Candidly Criminal

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If you’re going to carry around an 8-inch knife, an airsoft pistol and a marijuana pipe, with someone else’s Electronic Benefits Transfer (EBT) card wrapped around your neck, it is advisable that you choose your method of transportation —and your words—wisely. MLive.com reports that a Michigan police officer pulled over a driver whose windshield was cracked, license plate was obscured, and who was not wearing a seatbelt, only to find that her overly nervous passenger was actually the greater offender. (I mean, I’d be nervous, too, in that situation…)

When the state trooper started asking questions (perhaps about why he was sweating bullets and twitching), the 25-year-old male passenger acknowledged that he was carrying a large knife that he purchased at a flea market. (And then his mouth runneth over.) His ”ex” and mother of his three children owned the EBT card which, just that day, he had used to purchase a Mountain Dew and a pack of smokes.

(But, you ask, are you even allowed to buy cigarettes with food stamps? Or course not—stay with me.)When the officer inquired how he managed to buy cigarettes with the EBT card, the man walked him through how he electronically deducted money from the account to do so. (Too much information.) And thus he was arrested on charges of carrying a concealed weapon and food stamp fraud.

That was in May of 2007. After failing to appear in court, another seven years would go by before this otherwise communicative criminal would be apprehended. By the time he was brought back to court, the prosecutor agreed to drop his felony weapons charge if the man pleaded guilty to food stamp fraud. True to form, he did, and was fined $510 in court costs.

Driving around in a street illegal car with real and toy weapons, drug paraphernalia and evidence of welfare fraud is incredibly reckless and dangerous. That fact this guy squeaked by with a misdemeanor is incredibly rare, and most likely due to the fact that he was direct and forthright with the arresting officer. Moral of the story: Don’t steal from the government. (And never, ever lie to the police.)

Source: Today’s ”Fraud of the Day” is based on an article titled, ”Bridge Card fraud from 2007 costs man $510 in court fines,” written by Cole Waterman and published by MLive.com on February 24, 2016.

BAY CITY, MI — A Bridge Card fraud nearly a decade ago has cost a Twining man $510.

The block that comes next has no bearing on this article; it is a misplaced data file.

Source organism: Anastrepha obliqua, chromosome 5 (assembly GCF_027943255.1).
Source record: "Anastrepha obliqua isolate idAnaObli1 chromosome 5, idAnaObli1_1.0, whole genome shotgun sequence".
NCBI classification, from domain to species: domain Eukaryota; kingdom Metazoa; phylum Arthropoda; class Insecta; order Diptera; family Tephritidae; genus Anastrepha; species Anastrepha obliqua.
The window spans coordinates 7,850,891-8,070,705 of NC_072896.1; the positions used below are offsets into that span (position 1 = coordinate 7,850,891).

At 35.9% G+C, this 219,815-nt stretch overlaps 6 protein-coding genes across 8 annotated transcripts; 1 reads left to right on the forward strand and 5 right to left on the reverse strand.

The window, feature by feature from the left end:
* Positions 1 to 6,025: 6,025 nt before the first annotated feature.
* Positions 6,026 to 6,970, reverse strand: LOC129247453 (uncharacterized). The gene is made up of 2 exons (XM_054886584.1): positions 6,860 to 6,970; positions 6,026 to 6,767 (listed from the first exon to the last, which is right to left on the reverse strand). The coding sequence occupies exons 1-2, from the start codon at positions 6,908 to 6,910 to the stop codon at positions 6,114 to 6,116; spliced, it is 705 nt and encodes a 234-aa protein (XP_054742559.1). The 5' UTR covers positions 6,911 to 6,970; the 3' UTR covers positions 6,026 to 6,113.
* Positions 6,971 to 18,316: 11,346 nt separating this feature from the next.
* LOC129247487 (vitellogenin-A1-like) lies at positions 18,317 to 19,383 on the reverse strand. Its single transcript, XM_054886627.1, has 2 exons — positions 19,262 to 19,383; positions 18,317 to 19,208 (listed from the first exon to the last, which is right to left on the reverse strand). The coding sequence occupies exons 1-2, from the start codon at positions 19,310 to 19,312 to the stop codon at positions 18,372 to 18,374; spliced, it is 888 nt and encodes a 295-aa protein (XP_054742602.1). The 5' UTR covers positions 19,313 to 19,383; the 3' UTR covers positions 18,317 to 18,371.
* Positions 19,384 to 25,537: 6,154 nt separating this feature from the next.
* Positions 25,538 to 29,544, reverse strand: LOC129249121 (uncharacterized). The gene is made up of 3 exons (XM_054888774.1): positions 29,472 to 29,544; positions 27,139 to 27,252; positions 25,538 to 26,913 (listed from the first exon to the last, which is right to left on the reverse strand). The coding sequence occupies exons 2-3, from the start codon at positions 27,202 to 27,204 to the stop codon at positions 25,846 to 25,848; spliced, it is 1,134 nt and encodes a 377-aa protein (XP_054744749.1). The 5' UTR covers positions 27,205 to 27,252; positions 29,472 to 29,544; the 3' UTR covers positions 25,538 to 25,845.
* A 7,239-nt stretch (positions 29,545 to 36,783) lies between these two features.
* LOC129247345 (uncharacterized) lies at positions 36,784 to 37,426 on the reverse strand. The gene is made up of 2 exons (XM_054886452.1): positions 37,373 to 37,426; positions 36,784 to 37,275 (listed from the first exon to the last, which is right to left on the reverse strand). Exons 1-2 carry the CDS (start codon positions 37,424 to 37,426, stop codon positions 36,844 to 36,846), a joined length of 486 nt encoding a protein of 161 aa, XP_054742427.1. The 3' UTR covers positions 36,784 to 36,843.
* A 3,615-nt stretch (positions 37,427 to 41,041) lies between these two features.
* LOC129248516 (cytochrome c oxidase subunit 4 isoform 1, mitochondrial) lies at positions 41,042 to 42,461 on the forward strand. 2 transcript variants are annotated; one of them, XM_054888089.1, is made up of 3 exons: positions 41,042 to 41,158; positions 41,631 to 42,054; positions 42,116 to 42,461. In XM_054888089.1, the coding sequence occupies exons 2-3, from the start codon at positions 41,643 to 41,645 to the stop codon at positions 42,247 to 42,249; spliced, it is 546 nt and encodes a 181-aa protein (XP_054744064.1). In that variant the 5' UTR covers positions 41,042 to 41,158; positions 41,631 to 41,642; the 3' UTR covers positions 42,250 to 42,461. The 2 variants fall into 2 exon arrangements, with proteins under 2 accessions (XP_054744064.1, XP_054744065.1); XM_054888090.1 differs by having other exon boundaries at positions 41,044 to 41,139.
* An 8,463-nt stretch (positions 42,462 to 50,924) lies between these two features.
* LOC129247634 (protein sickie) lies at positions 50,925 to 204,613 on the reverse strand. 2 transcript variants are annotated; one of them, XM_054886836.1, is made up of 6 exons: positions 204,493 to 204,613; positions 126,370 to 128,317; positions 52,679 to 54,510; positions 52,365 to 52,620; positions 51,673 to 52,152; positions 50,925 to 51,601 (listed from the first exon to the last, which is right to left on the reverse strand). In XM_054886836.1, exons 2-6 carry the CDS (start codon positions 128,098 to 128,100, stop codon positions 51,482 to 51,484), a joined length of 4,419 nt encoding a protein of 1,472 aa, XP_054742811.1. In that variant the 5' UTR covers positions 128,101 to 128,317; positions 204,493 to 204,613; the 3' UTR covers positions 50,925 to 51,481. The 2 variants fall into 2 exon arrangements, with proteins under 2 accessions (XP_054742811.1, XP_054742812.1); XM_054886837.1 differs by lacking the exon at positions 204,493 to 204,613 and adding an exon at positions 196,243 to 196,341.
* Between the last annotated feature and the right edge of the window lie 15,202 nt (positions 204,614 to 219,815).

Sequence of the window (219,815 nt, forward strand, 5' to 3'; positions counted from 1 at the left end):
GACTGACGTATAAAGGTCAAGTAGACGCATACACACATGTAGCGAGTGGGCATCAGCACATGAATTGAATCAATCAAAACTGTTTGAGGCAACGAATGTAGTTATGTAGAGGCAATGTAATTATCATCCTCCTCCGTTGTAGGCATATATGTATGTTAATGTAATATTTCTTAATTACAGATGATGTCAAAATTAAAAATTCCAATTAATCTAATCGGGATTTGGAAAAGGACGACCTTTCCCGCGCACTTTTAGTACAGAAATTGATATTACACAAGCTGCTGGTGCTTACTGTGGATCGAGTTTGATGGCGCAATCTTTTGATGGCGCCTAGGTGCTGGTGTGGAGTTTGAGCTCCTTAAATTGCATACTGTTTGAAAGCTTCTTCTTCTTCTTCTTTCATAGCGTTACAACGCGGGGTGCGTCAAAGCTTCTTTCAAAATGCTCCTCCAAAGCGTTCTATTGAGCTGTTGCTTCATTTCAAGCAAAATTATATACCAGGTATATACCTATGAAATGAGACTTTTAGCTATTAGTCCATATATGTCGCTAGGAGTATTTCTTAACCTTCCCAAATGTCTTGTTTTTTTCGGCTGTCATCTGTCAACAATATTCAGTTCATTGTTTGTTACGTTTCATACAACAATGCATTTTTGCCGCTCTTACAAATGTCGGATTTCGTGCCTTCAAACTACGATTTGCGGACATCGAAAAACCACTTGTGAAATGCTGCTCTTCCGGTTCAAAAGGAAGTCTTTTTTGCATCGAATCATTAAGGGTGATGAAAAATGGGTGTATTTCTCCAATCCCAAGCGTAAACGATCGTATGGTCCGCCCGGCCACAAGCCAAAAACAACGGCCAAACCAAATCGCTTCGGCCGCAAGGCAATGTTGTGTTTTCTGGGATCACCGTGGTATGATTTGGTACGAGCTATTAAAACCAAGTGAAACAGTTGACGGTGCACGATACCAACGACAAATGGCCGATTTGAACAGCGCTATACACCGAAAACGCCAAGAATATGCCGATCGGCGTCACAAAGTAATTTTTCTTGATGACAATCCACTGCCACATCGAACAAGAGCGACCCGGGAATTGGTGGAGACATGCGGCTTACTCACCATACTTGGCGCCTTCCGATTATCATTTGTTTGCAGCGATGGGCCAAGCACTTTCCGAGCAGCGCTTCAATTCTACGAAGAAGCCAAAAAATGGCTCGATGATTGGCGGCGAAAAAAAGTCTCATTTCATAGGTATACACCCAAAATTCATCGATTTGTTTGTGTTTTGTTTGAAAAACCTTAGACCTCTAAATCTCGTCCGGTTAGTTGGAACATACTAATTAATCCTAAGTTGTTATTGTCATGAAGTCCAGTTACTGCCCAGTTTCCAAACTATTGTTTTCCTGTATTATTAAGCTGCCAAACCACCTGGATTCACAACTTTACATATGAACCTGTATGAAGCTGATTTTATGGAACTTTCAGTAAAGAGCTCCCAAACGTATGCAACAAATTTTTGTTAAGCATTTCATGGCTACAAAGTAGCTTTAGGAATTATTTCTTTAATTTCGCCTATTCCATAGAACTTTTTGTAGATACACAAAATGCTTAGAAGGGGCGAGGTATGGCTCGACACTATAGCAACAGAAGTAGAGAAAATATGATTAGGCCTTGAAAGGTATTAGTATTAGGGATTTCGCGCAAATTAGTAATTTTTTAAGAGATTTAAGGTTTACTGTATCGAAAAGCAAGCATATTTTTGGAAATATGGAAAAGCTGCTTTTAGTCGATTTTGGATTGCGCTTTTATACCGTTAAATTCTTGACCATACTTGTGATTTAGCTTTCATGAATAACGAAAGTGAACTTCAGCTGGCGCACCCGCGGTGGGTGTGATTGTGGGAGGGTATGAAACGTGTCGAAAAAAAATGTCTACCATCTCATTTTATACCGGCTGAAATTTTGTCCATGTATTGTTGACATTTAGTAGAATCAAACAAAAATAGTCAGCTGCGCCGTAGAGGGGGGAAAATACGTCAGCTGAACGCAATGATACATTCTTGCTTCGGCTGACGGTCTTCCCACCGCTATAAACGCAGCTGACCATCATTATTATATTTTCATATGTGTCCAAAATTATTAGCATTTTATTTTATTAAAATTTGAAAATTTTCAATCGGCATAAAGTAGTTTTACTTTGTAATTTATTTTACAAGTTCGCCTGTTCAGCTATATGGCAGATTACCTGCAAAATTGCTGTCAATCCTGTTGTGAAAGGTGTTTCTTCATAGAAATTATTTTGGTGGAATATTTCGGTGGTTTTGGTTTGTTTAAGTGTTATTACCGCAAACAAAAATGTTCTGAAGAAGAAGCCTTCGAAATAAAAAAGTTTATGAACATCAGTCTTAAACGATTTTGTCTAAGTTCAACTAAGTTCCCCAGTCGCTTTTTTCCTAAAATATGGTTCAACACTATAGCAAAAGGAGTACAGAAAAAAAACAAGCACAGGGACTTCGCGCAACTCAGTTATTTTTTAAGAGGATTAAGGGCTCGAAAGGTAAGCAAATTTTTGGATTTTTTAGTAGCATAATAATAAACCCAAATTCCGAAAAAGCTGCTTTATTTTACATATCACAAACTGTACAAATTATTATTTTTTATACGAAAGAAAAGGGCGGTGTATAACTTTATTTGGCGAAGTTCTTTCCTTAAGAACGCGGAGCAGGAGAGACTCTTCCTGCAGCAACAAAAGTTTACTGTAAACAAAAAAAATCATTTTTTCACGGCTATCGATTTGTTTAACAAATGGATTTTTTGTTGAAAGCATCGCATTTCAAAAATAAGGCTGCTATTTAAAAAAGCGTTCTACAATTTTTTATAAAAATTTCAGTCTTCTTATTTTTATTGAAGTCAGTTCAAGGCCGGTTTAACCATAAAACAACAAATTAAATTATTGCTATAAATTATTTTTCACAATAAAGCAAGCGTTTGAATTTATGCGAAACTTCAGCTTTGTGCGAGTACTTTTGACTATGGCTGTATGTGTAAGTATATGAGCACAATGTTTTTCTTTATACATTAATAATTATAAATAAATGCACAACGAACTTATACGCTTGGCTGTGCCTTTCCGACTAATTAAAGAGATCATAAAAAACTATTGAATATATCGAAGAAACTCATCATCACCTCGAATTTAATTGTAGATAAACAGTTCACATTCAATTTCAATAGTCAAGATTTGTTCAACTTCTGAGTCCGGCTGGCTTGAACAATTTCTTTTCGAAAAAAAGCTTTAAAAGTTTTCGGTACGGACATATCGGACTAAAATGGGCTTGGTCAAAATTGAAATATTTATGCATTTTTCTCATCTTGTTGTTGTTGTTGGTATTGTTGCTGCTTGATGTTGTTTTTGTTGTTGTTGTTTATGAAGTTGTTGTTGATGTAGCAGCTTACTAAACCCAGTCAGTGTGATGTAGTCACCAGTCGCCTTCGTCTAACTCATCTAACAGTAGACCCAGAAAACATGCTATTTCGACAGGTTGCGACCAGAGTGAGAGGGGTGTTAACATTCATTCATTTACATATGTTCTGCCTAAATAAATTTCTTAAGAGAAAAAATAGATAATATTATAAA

Bay County District Judge Mark E. Janer on Thursday, March 17, ordered Calvin D. Snellenberger to pay $510 in court fines and costs. Snellenberger paid the amount, court records show.

The debt was the extent of Snellenberger’s sentence. Snellenberger, 34, in February pleaded guilty to one count of food stamp fraud of $250 or less, punishable by up to 93 days in jail. In exchange, the prosecution dismissed a five-year felony count of carrying a concealed weapon.

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Larry Benson, Senior Director of Strategic Alliances, LexisNexis Risk Solutions - Government

Larry Benson is responsible for developing strategic partnerships and solutions for the government vertical. His expertise focuses on how government programs are defrauded by criminal groups, and the approaches necessary to prevent them from succeeding.

Mr. Benson has 30 years of experience in sales and business development. Before joining LexisNexis® Risk Solutions, he spent 12 years founding and managing two software technology startups. During the 1990s he spent 10 years as a Regional Director helping to grow a New England-based technology company from 300 employees to 7,000. He started his career with Martin Marietta Aerospace working on laser guided weapons and day/night vision systems.

A sought-after speaker and accomplished writer, Mr. Benson is the principal author of “Fraud of the Day,” a website dedicated to educating government officials about how criminals are defrauding government programs. He has co-authored WTF? Where’s the Fraud? How to Unmask and Stop Identity Fraud’s Drain on Our Government, and Data Personified, How Fraud is Changing the Meaning of Identity.

Benson holds a Bachelor of Science in Physics from Albright College, and earned two graduate degrees – a Master of Business Administration from Florida Institute of Technology, and a Master of Science in Engineering from Lehigh University.